Today, in a remarkable turn of events, the majority of these birds have abandoned their California winter haunts. Over 60% of Wrangel Island snow geese now remain in the Salish Sea region for their entire winter season, with less than 40% continuing their journey south to California.  While their increase in numbers puts further pressure on their food sources, it also provides ample opportunity to view these birds throughout the river valleys of western Washington and the lower mainland of British Columbia. 

Snow geese enjoy our relatively mild Salish winters from early November through April. In addition to their traditional winter feeding grounds in northwest Washington and southwest British Columbia, they can be found in delta and farmland throughout the Salish Sea region.

Photo by Lee Tenneboe

opportunities for exploration

Despite the sometimes daunting management challenges, viewing these birds on the loamy farmland of “The Skagit” still stirs wonder in me.  As they tend to congregate in groups, it is easy to spot a mass of white among the green or fallow fields. Often times, a sudden scare will lift a huge cloud of white from the farm fields into the sky.  The relatively lightly-traveled roadways of the valley provide an easy view of these inter-continental visitors.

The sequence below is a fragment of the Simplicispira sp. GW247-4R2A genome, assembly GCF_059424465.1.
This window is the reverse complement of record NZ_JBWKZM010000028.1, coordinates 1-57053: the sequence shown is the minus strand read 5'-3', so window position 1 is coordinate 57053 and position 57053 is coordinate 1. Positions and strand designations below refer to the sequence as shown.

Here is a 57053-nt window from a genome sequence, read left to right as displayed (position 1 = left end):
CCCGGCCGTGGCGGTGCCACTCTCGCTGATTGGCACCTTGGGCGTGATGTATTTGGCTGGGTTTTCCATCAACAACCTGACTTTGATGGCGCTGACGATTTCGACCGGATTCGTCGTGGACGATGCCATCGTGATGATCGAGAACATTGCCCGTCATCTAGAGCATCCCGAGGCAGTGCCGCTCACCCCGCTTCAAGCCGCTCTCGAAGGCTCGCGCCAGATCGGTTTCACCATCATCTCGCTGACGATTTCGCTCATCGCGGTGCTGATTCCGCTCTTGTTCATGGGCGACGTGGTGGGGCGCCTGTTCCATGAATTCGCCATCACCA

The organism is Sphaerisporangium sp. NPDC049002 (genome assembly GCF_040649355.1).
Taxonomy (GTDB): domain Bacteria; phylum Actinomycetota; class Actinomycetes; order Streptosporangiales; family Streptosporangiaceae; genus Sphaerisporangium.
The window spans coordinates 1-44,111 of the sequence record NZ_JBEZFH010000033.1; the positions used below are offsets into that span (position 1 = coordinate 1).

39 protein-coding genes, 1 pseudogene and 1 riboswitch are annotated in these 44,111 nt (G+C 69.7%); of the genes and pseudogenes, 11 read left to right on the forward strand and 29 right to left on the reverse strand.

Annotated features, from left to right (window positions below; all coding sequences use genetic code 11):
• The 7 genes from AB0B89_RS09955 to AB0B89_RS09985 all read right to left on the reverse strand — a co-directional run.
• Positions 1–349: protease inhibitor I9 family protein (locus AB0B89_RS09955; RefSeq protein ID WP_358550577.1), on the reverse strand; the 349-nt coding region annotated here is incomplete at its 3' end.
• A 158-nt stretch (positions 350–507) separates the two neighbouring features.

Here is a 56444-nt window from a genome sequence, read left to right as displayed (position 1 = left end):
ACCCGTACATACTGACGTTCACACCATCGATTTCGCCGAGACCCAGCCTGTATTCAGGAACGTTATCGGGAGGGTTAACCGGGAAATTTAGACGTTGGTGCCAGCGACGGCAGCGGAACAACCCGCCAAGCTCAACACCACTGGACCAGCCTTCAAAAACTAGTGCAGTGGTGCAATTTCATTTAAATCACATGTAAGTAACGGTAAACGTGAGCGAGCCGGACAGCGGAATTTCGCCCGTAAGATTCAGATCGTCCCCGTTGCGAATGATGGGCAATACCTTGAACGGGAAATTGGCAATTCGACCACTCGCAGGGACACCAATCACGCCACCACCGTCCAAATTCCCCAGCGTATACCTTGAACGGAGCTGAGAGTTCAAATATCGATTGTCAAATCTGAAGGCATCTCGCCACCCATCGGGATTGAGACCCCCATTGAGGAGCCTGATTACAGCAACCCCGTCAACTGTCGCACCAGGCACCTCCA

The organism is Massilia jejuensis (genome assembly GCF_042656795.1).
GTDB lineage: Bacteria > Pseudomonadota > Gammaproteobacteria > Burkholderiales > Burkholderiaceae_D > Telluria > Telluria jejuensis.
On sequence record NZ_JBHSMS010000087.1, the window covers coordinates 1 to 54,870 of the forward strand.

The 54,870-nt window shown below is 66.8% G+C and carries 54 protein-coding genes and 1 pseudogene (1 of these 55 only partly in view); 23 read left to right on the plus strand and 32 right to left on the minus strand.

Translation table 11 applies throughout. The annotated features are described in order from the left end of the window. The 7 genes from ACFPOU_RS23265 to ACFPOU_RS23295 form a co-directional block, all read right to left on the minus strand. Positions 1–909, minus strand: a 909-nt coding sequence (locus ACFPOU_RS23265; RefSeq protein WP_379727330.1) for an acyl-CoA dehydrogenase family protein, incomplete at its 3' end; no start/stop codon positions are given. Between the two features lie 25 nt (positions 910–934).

If you tour the Skagit with your car windows down or as part of a cycle tour, your first encounter will more than likely be auditory versus visual, as snow geese are among the noisiest of all waterfowl.  Their nasal honks create a cacophony that can be heard at a great distance and they will erupt in chorus anytime day or night.

Photo by Lee Tenneboe

Perhaps you would like to learn more about snow geese, but don’t exactly relish the thought of sloshing around the Skagit Valley in February.  The Port Susan Snow Goose Festival is just for you!  This annual event will be held February 22-23, 2020 in the Stanwood and Camano Island communities.